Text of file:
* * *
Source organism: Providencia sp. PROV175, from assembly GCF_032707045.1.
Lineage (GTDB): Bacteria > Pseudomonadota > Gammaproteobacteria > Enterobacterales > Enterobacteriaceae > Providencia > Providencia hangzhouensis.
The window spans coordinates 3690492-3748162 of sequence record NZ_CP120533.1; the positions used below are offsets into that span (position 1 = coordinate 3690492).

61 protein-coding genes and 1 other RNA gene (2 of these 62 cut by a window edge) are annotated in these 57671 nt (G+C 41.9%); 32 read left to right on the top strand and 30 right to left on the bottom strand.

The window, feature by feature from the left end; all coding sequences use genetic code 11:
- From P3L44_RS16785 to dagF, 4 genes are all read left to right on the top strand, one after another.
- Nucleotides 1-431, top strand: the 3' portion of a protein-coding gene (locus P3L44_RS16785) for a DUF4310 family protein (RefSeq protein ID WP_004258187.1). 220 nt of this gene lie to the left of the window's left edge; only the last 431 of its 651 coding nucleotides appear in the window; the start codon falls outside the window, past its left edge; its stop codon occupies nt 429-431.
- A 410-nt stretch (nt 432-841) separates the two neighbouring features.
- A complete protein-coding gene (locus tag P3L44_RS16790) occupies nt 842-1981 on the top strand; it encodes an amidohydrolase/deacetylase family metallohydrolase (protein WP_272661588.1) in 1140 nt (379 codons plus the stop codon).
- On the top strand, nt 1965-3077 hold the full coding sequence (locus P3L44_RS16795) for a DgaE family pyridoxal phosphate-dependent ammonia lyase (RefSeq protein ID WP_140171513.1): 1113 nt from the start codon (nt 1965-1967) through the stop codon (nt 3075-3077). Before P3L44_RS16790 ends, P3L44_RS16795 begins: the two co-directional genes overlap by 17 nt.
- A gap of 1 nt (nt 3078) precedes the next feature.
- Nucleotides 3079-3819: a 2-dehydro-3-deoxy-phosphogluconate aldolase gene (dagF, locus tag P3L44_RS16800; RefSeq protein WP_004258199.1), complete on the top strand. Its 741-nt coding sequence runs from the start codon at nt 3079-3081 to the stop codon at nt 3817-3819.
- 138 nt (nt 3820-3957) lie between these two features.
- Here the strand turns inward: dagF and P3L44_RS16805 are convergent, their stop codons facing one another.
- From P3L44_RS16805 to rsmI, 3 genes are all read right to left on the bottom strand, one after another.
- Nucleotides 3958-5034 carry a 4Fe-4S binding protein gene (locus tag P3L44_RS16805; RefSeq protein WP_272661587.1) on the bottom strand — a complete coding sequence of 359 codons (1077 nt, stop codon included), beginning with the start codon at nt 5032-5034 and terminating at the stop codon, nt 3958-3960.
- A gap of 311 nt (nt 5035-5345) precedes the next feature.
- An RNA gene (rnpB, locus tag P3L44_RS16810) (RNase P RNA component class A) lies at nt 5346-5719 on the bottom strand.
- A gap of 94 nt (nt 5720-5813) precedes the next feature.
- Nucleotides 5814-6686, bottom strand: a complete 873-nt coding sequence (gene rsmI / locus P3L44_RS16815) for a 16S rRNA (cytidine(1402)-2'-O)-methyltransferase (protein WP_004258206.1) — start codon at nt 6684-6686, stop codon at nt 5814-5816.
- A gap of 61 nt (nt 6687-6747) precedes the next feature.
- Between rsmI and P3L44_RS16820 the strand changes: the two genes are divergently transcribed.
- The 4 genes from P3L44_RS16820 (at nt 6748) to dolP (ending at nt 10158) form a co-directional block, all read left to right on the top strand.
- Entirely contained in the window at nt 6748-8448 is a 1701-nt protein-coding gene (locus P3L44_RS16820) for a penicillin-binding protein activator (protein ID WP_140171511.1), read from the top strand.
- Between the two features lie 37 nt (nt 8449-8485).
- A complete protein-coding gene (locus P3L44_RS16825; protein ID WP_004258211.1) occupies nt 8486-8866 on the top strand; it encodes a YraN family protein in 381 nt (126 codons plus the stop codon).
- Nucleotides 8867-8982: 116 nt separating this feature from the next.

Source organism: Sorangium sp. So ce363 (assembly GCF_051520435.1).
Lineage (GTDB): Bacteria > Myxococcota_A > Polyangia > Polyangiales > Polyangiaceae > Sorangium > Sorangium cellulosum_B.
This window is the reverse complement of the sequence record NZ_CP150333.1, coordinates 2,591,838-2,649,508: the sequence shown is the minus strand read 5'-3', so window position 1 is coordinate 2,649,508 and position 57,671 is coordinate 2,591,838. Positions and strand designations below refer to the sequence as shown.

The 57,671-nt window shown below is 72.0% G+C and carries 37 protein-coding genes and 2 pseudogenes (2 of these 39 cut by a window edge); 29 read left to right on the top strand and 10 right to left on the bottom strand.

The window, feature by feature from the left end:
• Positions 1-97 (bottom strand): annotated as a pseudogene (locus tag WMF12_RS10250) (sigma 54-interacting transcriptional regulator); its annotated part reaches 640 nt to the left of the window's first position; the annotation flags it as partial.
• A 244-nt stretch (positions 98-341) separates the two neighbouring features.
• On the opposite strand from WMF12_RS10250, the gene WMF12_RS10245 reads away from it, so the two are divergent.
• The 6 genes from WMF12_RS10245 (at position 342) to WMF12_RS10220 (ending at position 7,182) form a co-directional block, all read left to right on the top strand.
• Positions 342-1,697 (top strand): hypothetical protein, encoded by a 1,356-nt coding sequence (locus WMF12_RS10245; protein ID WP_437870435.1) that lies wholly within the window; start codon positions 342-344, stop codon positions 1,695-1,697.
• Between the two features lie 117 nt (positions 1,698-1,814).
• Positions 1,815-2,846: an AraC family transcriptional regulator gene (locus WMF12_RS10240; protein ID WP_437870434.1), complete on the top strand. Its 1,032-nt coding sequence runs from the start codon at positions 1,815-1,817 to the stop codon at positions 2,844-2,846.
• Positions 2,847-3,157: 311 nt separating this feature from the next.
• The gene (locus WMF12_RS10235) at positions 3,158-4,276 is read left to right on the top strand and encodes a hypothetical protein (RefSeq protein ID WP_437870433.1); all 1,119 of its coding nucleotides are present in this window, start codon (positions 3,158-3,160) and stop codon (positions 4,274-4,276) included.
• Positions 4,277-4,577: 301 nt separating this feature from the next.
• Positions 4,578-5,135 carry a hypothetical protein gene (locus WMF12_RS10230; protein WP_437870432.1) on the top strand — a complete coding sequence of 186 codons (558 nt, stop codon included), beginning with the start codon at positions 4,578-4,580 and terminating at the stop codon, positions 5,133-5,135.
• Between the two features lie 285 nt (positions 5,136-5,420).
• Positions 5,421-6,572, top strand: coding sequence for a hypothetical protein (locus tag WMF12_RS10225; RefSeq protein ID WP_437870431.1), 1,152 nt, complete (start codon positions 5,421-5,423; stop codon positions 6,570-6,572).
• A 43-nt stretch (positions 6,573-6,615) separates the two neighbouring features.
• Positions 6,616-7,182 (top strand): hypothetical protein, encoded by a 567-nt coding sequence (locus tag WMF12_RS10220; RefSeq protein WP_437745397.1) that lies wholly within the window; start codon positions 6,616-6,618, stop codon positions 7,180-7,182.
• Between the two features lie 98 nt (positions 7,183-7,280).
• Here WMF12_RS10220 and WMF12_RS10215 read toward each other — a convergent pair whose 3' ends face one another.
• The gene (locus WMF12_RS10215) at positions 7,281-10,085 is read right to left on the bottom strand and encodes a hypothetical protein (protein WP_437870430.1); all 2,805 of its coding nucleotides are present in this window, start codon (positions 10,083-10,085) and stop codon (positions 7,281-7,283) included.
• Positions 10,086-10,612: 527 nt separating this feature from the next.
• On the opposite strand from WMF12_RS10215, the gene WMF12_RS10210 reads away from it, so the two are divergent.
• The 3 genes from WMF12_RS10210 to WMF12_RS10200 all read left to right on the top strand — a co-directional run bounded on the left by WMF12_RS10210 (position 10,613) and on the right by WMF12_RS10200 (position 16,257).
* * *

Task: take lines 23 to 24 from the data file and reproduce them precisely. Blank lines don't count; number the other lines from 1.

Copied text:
- The 4 genes from P3L44_RS16820 (at nt 6748) to dolP (ending at nt 10158) form a co-directional block, all read left to right on the top strand.
- Entirely contained in the window at nt 6748-8448 is a 1701-nt protein-coding gene (locus P3L44_RS16820) for a penicillin-binding protein activator (protein ID WP_140171511.1), read from the top strand.